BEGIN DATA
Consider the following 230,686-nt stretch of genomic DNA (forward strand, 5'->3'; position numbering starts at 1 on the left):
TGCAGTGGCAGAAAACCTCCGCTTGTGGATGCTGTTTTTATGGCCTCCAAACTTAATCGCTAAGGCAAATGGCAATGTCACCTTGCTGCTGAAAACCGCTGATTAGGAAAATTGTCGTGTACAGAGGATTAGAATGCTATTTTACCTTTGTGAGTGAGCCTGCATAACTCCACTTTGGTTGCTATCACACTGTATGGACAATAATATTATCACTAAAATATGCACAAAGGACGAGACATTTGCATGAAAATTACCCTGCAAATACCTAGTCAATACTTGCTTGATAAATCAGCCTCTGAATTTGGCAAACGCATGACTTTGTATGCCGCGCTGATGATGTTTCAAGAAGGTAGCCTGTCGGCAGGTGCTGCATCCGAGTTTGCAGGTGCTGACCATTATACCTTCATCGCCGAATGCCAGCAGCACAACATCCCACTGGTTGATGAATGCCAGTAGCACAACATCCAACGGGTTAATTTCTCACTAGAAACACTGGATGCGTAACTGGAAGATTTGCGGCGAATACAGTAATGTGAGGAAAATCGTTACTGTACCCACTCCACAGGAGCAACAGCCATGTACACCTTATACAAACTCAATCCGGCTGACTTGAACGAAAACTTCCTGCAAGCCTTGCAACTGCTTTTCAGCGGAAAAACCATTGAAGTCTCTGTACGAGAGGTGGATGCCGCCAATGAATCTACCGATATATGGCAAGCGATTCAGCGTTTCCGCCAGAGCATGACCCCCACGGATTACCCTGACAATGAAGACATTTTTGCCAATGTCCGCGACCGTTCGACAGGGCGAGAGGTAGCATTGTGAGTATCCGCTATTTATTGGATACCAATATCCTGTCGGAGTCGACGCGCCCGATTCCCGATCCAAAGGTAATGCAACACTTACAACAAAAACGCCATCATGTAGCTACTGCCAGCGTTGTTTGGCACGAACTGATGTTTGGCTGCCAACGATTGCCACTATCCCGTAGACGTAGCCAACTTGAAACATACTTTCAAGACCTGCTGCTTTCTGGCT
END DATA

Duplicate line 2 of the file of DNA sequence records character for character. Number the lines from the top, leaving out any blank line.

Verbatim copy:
TGCAGTGGCAGAAAACCTCCGCTTGTGGATGCTGTTTTTATGGCCTCCAAACTTAATCGCTAAGGCAAATGGCAATGTCACCTTGCTGCTGAAAACCGCTGATTAGGAAAATTGTCGTGTACAGAGGATTAGAATGCTATTTTACCTTTGTGAGTGAGCCTGCATAACTCCACTTTGGTTGCTATCACACTGTATGGACAATAATATTATCACTAAAATATGCACAAAGGACGAGACATTTGCATGAAAATTACCCTGCAAATACCTAGTCAATACTTGCTTGATAAATCAGCCTCTGAATTTGGCAAACGCATGACTTTGTATGCCGCGCTGATGATGTTTCAAGAAGGTAGCCTGTCGGCAGGTGCTGCATCCGAGTTTGCAGGTGCTGACCATTATACCTTCATCGCCGAATGCCAGCAGCACAACATCCCACTGGTTGATGAATGCCAGTAGCACAACATCCAACGGGTTAATTTCTCACTAGAAACACTGGATGCGTAACTGGAAGATTTGCGGCGAATACAGTAATGTGAGGAAAATCGTTACTGTACCCACTCCACAGGAGCAACAGCCATGTACACCTTATACAAACTCAATCCGGCTGACTTGAACGAAAACTTCCTGCAAGCCTTGCAACTGCTTTTCAGCGGAAAAACCATTGAAGTCTCTGTACGAGAGGTGGATGCCGCCAATGAATCTACCGATATATGGCAAGCGATTCAGCGTTTCCGCCAGAGCATGACCCCCACGGATTACCCTGACAATGAAGACATTTTTGCCAATGTCCGCGACCGTTCGACAGGGCGAGAGGTAGCATTGTGAGTATCCGCTATTTATTGGATACCAATATCCTGTCGGAGTCGACGCGCCCGATTCCCGATCCAAAGGTAATGCAACACTTACAACAAAAACGCCATCATGTAGCTACTGCCAGCGTTGTTTGGCACGAACTGATGTTTGGCTGCCAACGATTGCCACTATCCCGTAGACGTAGCCAACTTGAAACATACTTTCAAGACCTGCTGCTTTCTGGCT